Flooding caused by Hurricane Katrina in the New Orleans area is visible from Air Force One. (Photo: Paul Morse)

Cholera is no laughing matter. It’s killed potentially millions of people through history, and it has no compunction in taking you out as well.

So, please, learn how to make a disciplined bathroom area in a survival situation that everyone must use, and wash your hands before you eat.

9. Know How to Use a Blade Safely

While I thoroughly understand that accidents do happen and – all of us being human – we all make mistakes and have lapses in judgment, you still need to do what you can to avoid unnecessary risks when you’re in a survival situation.

A big part of that is knowing how to safely use a blade.

SOG lineup stump medium
SOG

Given that you’re going to be using sharp edges extensively within a survival situation, the likelihood of a blade-related injury is naturally going to increase. This is all the more reason to ensure you’re not engaging in an action that could end up hurting you.

So, push that blade away from you – not towards yourself when you’re cutting.

Benchmade Mini Adamas Knife
Benchmade Mini Adamas Knife

Be mindful of who’s within swinging distance. Don’t run with pointy objects. Put blades back in their sheath when you’re done with them. Do I sound like your mother yet?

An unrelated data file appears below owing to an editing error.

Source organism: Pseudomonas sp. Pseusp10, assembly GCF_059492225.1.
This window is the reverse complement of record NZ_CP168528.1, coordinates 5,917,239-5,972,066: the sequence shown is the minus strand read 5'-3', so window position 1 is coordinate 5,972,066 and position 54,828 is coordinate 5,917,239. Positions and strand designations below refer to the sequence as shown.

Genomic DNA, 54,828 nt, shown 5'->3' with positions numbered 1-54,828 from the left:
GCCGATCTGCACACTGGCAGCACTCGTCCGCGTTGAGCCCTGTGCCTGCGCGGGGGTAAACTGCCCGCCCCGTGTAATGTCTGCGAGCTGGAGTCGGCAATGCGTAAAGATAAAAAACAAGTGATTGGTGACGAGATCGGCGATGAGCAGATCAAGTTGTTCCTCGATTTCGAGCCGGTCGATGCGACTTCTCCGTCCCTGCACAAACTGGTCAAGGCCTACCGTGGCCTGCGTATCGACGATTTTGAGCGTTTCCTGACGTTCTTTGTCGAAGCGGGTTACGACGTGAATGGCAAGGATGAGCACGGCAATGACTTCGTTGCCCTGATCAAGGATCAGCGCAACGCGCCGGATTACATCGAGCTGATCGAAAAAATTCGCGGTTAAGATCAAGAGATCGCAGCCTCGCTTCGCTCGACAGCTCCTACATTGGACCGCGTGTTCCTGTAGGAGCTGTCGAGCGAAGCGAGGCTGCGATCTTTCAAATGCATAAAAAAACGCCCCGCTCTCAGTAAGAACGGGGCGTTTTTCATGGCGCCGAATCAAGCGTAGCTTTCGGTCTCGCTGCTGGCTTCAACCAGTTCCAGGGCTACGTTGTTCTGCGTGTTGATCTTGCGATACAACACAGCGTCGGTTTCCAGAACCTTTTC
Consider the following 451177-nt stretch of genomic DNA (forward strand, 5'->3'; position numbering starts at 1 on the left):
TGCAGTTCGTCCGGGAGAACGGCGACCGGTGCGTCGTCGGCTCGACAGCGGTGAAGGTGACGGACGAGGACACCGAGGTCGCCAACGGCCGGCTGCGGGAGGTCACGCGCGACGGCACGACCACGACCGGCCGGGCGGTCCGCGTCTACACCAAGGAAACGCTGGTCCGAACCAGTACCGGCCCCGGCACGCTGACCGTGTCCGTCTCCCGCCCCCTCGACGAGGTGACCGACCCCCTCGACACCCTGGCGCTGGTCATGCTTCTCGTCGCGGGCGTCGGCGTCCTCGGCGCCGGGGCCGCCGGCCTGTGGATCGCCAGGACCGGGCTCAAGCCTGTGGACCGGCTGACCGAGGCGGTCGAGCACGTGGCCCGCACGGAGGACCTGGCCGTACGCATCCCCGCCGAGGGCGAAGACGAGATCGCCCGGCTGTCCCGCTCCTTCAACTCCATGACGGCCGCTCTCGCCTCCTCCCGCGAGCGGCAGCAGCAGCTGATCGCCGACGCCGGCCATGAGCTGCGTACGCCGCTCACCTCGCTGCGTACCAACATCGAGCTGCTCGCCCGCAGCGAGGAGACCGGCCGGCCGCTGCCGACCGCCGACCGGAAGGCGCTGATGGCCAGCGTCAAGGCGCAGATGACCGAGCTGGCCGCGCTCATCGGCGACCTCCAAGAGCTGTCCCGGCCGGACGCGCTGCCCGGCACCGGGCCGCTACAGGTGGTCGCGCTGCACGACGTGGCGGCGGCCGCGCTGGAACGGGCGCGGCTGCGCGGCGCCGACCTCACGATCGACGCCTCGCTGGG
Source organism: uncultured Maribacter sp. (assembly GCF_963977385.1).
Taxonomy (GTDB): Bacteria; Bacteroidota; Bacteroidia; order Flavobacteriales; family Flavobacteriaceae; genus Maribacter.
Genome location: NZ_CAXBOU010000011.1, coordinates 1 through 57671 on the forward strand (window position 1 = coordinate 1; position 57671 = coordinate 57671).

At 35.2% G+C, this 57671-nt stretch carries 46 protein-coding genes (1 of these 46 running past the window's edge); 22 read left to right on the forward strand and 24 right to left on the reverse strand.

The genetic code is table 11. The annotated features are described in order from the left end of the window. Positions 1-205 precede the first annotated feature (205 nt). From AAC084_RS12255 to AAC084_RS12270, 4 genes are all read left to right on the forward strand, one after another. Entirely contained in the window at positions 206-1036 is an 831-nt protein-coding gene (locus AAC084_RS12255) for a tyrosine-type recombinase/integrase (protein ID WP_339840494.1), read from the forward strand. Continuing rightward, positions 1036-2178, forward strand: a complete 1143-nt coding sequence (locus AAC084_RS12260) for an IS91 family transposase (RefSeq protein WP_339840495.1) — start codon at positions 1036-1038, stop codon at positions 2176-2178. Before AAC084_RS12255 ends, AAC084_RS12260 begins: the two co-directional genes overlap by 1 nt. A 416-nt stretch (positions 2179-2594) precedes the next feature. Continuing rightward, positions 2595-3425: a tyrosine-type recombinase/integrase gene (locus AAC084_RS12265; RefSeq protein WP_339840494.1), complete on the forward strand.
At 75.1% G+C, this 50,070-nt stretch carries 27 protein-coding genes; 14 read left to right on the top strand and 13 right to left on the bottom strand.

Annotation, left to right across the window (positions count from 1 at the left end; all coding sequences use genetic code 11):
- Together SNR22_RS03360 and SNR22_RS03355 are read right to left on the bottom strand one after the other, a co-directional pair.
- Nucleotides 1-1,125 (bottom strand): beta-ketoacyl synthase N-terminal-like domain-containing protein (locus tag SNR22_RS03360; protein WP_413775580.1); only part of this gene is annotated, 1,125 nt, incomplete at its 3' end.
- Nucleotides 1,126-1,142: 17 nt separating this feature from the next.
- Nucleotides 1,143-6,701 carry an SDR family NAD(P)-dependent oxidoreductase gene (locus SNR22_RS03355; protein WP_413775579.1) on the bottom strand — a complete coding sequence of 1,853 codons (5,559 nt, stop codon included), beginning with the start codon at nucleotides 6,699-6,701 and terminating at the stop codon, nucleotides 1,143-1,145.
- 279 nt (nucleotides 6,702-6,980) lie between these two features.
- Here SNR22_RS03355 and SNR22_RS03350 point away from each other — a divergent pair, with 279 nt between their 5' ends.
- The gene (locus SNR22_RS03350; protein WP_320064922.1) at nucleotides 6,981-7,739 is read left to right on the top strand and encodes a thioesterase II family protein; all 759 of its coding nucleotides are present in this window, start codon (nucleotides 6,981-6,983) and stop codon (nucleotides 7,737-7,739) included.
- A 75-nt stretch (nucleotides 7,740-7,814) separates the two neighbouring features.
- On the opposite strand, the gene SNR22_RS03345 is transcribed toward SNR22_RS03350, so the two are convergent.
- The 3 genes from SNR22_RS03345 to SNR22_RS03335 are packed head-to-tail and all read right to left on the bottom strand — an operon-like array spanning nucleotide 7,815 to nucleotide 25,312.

10. Know 3 Edible Plants and 2 Snares/Traps

While you can live three weeks without food, it’s a miserable existence. Just missing a single meal is enough to drive people crazy around my house.

While water, warmth, and shelter are your priorities, you do have to eat. I consider knowing two snares/traps and three edible plants for your location to be a minimum safe list. It’ll at least give you something to work from should you end up in a survival situation in your location.

If you’re wondering where to start here, may I recommend the following excellent resources:

Final Thoughts

A survival situation is inherently scary, and that fear can be exasperating if you don’t know what to do.

Knowledge is half the battle (mindset’s the other half). By mastering the above skills, you’ll have drastically improved your chances of survival.

Have you ever had to put any of the above to the test? Are there other skills you think should have made the list? Let us know in the comments below! For more on how to make use of the land to survive, check out our list of the Essential Bushcrafting Skills you should know.